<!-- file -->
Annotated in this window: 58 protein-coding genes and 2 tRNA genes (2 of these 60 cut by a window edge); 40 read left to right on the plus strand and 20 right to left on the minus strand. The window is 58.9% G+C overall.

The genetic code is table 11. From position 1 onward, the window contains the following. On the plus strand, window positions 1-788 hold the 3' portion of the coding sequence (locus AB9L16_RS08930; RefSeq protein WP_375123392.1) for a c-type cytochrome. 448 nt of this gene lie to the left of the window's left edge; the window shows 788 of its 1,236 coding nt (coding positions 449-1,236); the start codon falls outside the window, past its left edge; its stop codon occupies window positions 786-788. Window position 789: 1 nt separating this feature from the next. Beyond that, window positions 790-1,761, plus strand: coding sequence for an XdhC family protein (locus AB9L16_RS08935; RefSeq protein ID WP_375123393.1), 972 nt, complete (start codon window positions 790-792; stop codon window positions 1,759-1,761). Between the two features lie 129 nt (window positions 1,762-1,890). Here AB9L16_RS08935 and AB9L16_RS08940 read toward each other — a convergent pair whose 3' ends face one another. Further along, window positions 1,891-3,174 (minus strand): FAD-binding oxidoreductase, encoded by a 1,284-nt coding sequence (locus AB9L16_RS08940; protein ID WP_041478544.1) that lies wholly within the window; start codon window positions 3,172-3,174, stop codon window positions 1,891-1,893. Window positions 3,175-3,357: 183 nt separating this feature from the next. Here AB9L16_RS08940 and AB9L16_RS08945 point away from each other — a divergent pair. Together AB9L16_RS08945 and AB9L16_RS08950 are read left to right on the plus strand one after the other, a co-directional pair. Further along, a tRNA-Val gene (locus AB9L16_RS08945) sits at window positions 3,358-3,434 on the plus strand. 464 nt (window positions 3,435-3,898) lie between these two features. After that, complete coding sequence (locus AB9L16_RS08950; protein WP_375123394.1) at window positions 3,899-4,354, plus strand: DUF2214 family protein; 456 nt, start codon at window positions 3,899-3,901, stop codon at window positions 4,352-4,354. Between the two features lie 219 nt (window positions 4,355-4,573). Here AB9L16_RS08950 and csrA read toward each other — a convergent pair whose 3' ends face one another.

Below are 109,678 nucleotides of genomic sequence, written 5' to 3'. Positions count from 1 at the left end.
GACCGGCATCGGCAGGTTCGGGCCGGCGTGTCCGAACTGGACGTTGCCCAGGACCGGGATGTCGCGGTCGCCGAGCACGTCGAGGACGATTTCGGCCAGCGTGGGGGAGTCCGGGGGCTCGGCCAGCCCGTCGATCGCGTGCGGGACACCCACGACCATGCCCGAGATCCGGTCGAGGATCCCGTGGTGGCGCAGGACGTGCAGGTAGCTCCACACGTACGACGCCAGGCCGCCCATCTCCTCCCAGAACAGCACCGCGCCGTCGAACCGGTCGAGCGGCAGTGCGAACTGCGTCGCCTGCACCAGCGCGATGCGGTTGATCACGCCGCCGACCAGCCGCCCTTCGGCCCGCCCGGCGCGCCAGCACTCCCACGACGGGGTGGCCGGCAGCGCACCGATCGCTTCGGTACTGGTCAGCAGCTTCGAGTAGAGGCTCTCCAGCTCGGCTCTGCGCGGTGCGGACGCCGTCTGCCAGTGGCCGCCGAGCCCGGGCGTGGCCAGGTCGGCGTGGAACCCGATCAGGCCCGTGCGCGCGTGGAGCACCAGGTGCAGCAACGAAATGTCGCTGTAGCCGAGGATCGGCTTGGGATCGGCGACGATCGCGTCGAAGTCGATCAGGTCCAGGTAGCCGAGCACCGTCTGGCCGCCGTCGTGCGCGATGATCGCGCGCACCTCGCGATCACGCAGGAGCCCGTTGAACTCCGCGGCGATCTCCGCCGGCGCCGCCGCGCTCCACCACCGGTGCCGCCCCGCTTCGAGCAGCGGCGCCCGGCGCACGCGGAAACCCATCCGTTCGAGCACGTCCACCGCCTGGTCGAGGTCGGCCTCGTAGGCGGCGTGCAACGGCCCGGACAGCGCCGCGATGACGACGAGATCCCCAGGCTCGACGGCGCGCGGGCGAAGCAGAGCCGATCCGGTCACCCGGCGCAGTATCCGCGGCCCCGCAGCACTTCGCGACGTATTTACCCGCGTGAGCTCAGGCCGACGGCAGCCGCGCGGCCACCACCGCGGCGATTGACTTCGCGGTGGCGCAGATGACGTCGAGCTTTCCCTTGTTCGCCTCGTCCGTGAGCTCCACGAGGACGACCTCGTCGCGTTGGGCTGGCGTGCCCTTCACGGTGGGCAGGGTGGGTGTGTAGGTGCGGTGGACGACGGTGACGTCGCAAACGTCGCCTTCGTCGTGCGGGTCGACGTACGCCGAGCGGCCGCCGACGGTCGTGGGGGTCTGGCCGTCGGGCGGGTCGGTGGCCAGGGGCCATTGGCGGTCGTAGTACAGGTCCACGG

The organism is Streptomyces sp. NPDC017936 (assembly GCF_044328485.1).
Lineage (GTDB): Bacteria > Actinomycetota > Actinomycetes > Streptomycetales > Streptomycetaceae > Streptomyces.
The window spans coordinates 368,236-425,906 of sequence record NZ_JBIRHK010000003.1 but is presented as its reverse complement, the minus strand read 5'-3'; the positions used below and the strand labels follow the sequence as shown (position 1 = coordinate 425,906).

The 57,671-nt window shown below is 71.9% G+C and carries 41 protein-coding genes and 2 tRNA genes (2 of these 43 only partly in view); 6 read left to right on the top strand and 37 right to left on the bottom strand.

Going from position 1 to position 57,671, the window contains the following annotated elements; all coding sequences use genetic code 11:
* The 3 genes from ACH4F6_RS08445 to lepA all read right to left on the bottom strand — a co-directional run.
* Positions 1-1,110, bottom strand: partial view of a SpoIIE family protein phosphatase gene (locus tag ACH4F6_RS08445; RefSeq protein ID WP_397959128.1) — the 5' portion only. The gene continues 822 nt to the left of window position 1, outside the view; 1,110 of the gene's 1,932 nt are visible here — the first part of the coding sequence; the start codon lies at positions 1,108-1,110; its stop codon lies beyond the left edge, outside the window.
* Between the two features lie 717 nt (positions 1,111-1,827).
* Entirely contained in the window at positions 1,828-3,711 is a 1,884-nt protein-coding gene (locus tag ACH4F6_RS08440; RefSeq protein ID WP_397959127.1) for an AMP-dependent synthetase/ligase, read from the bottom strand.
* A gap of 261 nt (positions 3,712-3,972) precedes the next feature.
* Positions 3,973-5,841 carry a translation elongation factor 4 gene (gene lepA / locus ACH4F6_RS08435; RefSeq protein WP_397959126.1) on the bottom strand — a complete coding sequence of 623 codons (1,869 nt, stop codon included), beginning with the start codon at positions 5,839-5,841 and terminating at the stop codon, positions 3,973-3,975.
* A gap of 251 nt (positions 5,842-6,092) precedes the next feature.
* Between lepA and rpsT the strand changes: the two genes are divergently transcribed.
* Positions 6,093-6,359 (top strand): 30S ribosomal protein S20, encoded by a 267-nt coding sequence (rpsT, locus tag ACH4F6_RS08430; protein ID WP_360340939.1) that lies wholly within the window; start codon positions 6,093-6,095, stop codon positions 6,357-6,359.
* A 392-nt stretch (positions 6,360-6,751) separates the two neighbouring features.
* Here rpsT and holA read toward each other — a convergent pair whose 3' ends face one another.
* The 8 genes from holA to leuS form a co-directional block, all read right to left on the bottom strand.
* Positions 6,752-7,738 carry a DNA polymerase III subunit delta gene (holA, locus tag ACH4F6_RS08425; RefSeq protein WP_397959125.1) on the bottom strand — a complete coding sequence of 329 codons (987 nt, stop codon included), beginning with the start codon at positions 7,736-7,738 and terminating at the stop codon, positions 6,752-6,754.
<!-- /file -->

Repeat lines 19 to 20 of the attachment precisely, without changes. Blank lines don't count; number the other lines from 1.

* A 392-nt stretch (positions 6,360-6,751) separates the two neighbouring features.
* Here rpsT and holA read toward each other — a convergent pair whose 3' ends face one another.